Mainland property developers with land in or near the pro- posed 28-square-kilometre free-trade zone in Pudong, Shanghai, must feel like they have won the lottery.
The value of their land looks set to soar thanks to plans to transform the area into a Hong Kong-style free port. The zone mainly encompasses the Waigaoqiao area, Yangshan port and some land parcels surrounding Shanghai Pudong International Airport.
Analysts named four mainland-listed developers - Shanghai Waigaoqiao Free Trade Zone Development, Shanghai Lujiazui Finance & Trade Zone Development, Shanghai Zhangjiang Hi-Tech Park Development and Shanghai Jinqiao Export Processing Zone Development - as the biggest winners after the free-trade zone was announced on July 3.
"They have the largest land bank in those areas," said Zhang Qi, an analyst at Shanghai-based Haitong Securities.
Frank Chen, executive director of China research at international property consultancy CBRE, said the news would boost land values.
"There will definitely be a boost in land values, not only for land in the zone but also sites around it once the … zone is officially marked out and established," he said.
In addition to the normal appreciation in land value, Chen said he expected appreciation through changing land use, mainly from industrial to commercial use.
However, analysts do not expect land values to increase too sharply because of fears that it could drive foreign investors away.
Vincent Cheung Kiu-cho, national director for Greater China at valuer Cushman & Wakefield, said land transaction prices in the existing free-trade zones in Shanghai ranged from 197 yuan (HK$248) to 1,700 yuan per square metre.
Last month an industrial site in the airport free trade zone, which could yield a total gross floor area of 28,046 square metres, was sold for 48 million yuan, or 1,713 yuan per square metre. Earlier this month a site in Waigaoqiao free trade zone, with a total gross floor area of 10,117 sq metres, was sold for 17.2 million yuan, or 1,700 yuan per square metre.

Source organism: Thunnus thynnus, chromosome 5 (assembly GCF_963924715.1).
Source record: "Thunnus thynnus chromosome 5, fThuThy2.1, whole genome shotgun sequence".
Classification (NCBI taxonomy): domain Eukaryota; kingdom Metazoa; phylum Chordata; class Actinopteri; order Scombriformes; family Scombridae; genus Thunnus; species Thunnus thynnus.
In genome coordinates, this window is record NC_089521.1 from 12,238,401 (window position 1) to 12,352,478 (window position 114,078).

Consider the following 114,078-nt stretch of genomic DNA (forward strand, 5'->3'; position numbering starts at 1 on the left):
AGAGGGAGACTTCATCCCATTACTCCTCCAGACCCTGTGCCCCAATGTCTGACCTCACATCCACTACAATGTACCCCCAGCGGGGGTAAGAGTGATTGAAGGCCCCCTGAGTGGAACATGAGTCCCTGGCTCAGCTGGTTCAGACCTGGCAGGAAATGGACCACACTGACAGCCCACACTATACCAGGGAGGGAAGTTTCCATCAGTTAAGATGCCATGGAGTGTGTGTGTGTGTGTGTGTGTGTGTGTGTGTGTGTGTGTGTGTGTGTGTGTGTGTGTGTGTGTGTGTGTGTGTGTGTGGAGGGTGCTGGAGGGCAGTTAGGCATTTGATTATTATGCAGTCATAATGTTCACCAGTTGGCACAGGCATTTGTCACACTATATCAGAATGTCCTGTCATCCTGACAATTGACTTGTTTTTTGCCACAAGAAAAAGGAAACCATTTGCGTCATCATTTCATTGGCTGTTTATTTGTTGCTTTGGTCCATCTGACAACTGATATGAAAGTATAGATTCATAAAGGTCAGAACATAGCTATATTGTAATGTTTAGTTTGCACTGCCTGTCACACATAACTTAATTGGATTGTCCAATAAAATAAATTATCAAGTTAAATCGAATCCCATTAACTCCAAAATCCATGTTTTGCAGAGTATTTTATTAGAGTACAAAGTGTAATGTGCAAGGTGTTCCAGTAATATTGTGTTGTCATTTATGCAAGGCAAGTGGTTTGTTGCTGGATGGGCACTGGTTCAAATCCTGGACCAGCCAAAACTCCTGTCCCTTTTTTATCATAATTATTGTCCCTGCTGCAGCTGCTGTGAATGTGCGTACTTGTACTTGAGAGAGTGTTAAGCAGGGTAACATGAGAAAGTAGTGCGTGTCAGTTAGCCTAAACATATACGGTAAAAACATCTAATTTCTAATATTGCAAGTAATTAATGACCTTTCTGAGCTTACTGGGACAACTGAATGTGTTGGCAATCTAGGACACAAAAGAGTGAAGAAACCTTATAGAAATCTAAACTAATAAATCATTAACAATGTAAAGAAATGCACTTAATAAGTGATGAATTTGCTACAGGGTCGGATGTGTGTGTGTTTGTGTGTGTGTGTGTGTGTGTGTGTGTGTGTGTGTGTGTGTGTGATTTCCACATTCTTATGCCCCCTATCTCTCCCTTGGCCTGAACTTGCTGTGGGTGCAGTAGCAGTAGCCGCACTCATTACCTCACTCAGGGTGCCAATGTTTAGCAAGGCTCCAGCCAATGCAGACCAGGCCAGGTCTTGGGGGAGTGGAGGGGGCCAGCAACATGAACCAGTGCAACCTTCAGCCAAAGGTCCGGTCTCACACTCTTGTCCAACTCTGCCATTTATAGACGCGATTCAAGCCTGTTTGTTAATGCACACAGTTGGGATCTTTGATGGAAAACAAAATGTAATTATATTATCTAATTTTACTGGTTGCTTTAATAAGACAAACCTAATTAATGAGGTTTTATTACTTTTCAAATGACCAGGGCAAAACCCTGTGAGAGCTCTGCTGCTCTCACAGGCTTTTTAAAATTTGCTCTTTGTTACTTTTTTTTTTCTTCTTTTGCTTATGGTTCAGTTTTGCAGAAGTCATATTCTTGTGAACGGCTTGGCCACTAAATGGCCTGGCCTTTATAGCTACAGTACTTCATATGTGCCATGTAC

"The government is more concerned about what kind of investments the firms will bring into the free trade zone rather than simply selling land to generate revenue," said Cheung.
Chen said the main purpose of establishing free trade zones in Shanghai and other coastal cities was to find a new growth engine for the local economy rather than look for direct benefits from the real estate.
"To attract desired foreign investment and industries would be the key task of local government and an expensive land price is something possibly standing against it," he said.
"As we have seen in Shenzhen Qianhai, the local authority is likely to provide some guidance to the land market to avoid over-competition while also allowing some reasonable land appreciation,"
Chen tipped state owned enterprises to be the most likely to secure the contracts to develop infrastructure in the zone.
As the approved free trade zone is basically composed of the four established duty-free zones (Waigaoqiao Duty Free Zone, Waigaoqiao Bonded Logistics Zone, Airport Duty Free Zone and Yangshan Port Duty Free Zone), he said master developers of those zones and infrastructure developers involved in those zones such as Waigaoqiao Group, Lingang Group, Shanghai International Port Group and Shanghai Airport Group would have advantages in getting infrastructure development contracts in the free trade zone.
"Moreover, we also expect to see the local authority inviting reputable overseas infrastructure developers to participate," said Chen.
However, the free-trade zone concept might not boost the share price of developers. Shares of all the developers, except Shanghai Zhangjiang Hi-Tech Park Development, have fallen since the July 3 announcement of the free trade zone.
Shanghai Waigaoqiao Free Trade Zone Development has dropped as much as 11.1 per cent since the zone was announced.